After a week and a half of deliberations, a federal court jury did not deliver a unanimous verdict May 12 on whether Jim Mazzo, vice chair of the Chapman Board of Trustees, was guilty of 13 counts of insider trading charges. As a result, U.S. District Court Judge Andrew Guilford called a mistrial.
The jury was split 8-4, with the majority of jurors in favor of convicting Mazzo, courtroom deputy Lisa Bredahl told The Panther. The prosecution, which is the U.S. Attorney’s Office, has not decided whether it will retry Mazzo, and Bredahl said that this will be determined at a later date. The prosecution can choose to dismiss the case or retry Mazzo.
Closing arguments concluded May 3 after an eight-week trial. Mazzo is accused of providing nonpublic information in late 2008 to former Angels baseball player Doug DeCinces, who was also on trial for insider trading charges.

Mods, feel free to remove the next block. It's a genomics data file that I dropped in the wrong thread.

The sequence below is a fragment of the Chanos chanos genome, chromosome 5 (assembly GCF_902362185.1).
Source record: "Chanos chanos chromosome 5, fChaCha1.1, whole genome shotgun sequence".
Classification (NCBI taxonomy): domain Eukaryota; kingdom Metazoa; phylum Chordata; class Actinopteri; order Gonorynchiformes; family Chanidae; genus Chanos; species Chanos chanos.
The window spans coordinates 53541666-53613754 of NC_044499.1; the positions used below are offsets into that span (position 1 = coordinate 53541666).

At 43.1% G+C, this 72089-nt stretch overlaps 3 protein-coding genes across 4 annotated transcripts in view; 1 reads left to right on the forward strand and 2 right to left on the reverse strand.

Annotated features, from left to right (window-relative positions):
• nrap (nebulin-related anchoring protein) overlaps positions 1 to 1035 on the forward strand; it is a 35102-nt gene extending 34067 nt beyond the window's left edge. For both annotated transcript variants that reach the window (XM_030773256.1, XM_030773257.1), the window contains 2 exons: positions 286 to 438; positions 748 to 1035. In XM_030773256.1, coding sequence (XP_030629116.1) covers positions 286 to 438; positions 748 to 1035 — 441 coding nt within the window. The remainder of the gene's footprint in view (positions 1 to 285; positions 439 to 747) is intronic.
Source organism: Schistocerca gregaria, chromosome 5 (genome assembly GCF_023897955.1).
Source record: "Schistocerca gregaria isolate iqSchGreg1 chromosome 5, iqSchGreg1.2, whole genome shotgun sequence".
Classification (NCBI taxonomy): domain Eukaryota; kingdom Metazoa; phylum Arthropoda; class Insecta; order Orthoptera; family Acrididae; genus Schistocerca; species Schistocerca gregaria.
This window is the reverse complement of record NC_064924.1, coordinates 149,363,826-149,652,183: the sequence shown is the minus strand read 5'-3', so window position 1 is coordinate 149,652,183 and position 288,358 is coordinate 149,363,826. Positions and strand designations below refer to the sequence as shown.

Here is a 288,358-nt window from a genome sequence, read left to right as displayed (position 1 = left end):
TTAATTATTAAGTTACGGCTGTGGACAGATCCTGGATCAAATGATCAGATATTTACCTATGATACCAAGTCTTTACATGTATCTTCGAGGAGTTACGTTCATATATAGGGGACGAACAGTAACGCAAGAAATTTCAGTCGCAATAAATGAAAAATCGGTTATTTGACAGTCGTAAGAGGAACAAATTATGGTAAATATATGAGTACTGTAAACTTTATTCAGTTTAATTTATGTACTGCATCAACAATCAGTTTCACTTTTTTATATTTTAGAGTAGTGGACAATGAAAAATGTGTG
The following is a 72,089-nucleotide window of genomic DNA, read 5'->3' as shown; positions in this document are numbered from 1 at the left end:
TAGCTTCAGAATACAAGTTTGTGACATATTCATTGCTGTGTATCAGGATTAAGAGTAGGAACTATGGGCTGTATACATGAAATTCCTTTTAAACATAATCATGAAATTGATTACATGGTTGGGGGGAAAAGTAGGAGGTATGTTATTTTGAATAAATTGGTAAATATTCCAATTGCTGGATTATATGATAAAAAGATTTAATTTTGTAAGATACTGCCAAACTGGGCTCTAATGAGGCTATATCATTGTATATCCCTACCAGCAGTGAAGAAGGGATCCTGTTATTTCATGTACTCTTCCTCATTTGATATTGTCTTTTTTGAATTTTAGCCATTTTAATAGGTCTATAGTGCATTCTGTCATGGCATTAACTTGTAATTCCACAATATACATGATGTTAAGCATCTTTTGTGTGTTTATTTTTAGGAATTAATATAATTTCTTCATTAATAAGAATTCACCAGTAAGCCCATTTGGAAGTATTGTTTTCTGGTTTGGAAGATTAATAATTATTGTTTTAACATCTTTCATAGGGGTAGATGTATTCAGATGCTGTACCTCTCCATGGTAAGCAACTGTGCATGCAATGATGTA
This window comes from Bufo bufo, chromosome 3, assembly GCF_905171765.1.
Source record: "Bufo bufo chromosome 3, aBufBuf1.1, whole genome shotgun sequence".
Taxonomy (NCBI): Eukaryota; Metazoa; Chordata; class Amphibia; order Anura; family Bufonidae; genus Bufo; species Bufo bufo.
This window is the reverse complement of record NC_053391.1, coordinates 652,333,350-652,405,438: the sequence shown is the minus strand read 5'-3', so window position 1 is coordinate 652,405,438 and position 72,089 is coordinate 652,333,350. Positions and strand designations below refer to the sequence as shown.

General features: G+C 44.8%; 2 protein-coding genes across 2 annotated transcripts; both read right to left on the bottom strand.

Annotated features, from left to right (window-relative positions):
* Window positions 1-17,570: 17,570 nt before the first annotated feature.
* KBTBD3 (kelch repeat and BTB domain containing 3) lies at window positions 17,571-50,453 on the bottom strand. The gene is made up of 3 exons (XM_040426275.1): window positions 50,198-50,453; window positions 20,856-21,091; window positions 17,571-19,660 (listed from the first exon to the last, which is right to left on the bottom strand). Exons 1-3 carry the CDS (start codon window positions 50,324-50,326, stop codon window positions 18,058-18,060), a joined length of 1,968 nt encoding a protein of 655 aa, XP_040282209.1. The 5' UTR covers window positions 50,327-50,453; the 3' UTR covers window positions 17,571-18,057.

Insider trading is the illegal use of information that is available only to insiders in a company, shared with outside investors in order to make a profit in financial trading.
Doti, who told The Panther that he has known Mazzo for 15 years, testified in Mazzo’s defense April 21. He said that he was not sure that Mazzo would be removed from the Chapman Board of Trustees if he is convicted, according to documents provided to The Panther by the Los Angeles Daily Journal. However, Doti told The Panther May 2 that he does not want to comment on the possibility of Mazzo’s conviction, because he does not believe it will happen.
Doti could not be immediately reached May 12 to confirm how the mistrial affects Mazzo’s place on the Board of Trustees. Mazzo has been on the board since 2006 and was appointed vice chair in 2016, two years after being indicted by the FBI for insider trading charges.
This is a developing story. Follow The Panther as we continue reporting.
Click through this timeline to read the series of events that led to the trial.
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